Drop old mindsets, managers advised
Human resource managers have been told they need to embrace change in order to grow the island’s human capital and compete with other developing nations.
The advice came from the executive director of the Barbados Coalition of Services and Industries, Lisa Cummings, in her address to the recent annual conference of the Human Resource Management Association of Barbados at the Radisson Aquatica Resort.
Speaking on the theme Change, Challenge And Opportunity, Cummings said professionals also needed to upgrade their skills to put themselves on par with those operating in the international market.
“Historically we have marketed Barbados as that country that has gifted the world and the region with highly skilled professionals. I want to say to you that as we effect change we have to look at the composition of those highly skilled professionals.
“Are we still producing the same professionals today that we produced 20 years ago in a world that has changed substantially since then? Are we still focusing on the same types of priority sectors that we focused on 20 years ago, when so much change has taken place since then?
“And if that is the case, are we still in a position to say that we are indeed producing what the market needs?”
According to Cummings, the island’s human capital is its greatest asset, and transformation is a must in order for Barbados to take advantage of opportunities on the international market.
“Our human capital has competition from places like China which is exporting the most CEOs in the world . . . . There’s competition from countries like Malaysia that are aggressively producing finance officials, and are not just working in farms, but are developing innovative solutions to business problems.
“We cannot coast by on the things that we thought were competitive 20, 30, 40 years ago,” she said.
The BCSI head noted that another area that needed to be improved was the quality of goods and services being exported from Barbados, if they were to live up to their “world-class” label.
“We think it’s patriotic to hold up Barbadian products in certain services and processes as world-class, and being on top of the world and being able to compete with those that come from anywhere else in the world. The time has come for us to assess whether that statement in its entirety is indeed true.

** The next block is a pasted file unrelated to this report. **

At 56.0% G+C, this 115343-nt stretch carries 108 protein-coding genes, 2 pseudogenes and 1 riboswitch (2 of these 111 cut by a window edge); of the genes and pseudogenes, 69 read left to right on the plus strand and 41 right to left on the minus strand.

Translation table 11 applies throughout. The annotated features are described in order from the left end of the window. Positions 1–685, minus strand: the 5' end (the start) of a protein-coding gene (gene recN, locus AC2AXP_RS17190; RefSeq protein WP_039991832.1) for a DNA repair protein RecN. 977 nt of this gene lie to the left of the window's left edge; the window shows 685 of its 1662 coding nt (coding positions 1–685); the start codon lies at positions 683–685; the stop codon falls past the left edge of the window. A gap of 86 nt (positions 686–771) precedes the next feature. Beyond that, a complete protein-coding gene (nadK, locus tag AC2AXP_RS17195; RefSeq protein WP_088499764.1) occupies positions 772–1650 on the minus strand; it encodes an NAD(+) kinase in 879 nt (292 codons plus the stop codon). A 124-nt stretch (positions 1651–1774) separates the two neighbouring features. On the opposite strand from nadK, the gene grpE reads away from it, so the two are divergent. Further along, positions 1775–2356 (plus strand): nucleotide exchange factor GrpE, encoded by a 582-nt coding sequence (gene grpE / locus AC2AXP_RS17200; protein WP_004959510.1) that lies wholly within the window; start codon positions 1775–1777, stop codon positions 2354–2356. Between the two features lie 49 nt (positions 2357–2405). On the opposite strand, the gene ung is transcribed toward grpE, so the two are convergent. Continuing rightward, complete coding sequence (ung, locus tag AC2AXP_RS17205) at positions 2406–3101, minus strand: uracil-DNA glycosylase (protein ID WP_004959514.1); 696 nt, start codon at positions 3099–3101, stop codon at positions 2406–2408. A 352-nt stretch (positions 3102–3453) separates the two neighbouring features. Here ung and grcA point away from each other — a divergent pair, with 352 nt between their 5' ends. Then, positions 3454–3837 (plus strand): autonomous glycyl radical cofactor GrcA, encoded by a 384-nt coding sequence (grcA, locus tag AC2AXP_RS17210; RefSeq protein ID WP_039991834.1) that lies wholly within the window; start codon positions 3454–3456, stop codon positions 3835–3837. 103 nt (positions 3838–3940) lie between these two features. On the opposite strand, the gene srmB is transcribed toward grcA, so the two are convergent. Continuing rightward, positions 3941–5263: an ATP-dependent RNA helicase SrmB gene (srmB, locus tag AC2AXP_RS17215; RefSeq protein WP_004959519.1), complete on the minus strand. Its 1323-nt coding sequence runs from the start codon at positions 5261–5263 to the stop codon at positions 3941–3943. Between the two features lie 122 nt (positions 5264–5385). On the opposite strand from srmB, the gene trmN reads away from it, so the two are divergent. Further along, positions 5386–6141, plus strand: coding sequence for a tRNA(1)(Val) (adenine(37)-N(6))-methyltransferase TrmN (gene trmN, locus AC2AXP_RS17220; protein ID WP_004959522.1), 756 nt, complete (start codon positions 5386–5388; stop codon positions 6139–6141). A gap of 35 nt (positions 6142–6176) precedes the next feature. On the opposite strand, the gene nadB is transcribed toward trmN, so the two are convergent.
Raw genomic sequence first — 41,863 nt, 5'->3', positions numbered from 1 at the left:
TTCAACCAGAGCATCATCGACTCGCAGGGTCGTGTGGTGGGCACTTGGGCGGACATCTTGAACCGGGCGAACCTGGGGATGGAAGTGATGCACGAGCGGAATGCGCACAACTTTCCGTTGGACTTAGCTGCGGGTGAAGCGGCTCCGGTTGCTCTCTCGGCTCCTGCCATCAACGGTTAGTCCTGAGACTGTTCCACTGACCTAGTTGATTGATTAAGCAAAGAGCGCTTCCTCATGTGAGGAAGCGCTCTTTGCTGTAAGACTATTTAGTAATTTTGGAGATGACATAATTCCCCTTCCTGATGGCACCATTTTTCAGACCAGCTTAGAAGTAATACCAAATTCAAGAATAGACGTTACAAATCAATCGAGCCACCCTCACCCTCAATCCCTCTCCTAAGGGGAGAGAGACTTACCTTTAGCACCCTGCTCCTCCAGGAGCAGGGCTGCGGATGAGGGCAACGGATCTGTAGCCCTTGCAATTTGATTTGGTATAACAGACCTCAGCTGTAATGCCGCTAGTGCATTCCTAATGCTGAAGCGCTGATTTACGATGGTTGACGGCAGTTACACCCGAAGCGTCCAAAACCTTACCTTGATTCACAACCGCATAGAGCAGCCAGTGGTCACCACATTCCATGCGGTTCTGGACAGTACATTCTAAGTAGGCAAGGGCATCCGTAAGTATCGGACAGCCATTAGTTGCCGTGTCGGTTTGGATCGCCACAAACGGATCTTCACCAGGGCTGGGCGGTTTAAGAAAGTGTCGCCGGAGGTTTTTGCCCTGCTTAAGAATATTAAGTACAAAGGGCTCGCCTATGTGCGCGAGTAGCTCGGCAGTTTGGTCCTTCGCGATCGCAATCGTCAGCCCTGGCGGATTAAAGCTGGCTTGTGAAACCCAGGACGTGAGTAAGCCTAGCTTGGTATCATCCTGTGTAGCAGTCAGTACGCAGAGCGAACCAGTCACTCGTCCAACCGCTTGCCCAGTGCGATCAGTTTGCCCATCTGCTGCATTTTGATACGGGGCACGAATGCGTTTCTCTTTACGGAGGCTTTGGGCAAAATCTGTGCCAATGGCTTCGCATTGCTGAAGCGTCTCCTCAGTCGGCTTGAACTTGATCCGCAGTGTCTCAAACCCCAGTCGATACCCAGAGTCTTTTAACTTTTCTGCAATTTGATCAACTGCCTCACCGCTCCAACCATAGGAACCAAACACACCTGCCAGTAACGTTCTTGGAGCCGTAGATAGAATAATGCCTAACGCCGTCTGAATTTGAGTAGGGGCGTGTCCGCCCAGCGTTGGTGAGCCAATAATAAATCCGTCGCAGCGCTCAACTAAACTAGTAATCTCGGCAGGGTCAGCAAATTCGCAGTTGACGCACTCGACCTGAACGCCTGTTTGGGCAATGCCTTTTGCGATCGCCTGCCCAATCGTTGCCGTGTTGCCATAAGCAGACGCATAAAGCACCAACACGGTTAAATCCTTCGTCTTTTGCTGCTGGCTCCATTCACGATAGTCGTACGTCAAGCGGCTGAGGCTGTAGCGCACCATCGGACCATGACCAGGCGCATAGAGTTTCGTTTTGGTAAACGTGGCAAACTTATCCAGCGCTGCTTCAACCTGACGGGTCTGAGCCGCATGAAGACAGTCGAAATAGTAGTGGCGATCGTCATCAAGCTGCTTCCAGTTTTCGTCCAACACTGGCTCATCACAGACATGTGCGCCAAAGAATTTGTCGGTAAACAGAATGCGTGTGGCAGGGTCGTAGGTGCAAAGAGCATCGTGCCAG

“It is unpatriotic for us to hold things up that are best or average and call them world-class and think that that is patriotism. It is not.
“We’re not doing ourselves any favours, because the world in which we’re operating, the change in which we are now being made to operate, does not allow us to celebrate average. It doesn’t allow us to celebrate mediocrity.
“Not when we’re competing with the Singaporeans. Not when we’re competing with the Rwandans. Not when we’re competing with the Europeans and the Americans and the Canadians, and whoever else and wherever else they’re coming from,” she said.
Cummings also made reference to the recent loss of preferences for Caribbean products such as bananas and sugar on the European market, and the subsequent negotiations for Economic Partnership Agreements with Europe, noting that these two events set the stage for change in the way of doing business in the region.
“Whereas before, historically, you were on a preferential basis, the change that came meant that you were suddenly being required to compete with them on the same terms.
“Those things led to a number of opportunities . . . led to a change in narrative, and we started talking about things like innovation, competitiveness, economic transformation, entrepreneurship, entrepreneurial development. Human resource development became a huge deal because human capital formation was one of the key things that was at the core
of all of this change.
“How do you, especially in a small, open developing economy like ours, develop the human capital that becomes the underpinning of all your economic ambitions? Of all your social development ambitions, of all your human development ambitions, how do you create the human capital that we call in economics human capital formation?
“How do you create that that will in turn give rise to the notions of innovation and competitiveness and so on,” she put
to the audience.
Cummings stressed that Barbados could not afford to hold on to decades-old mindsets and practices if it was to make its mark on the global stage.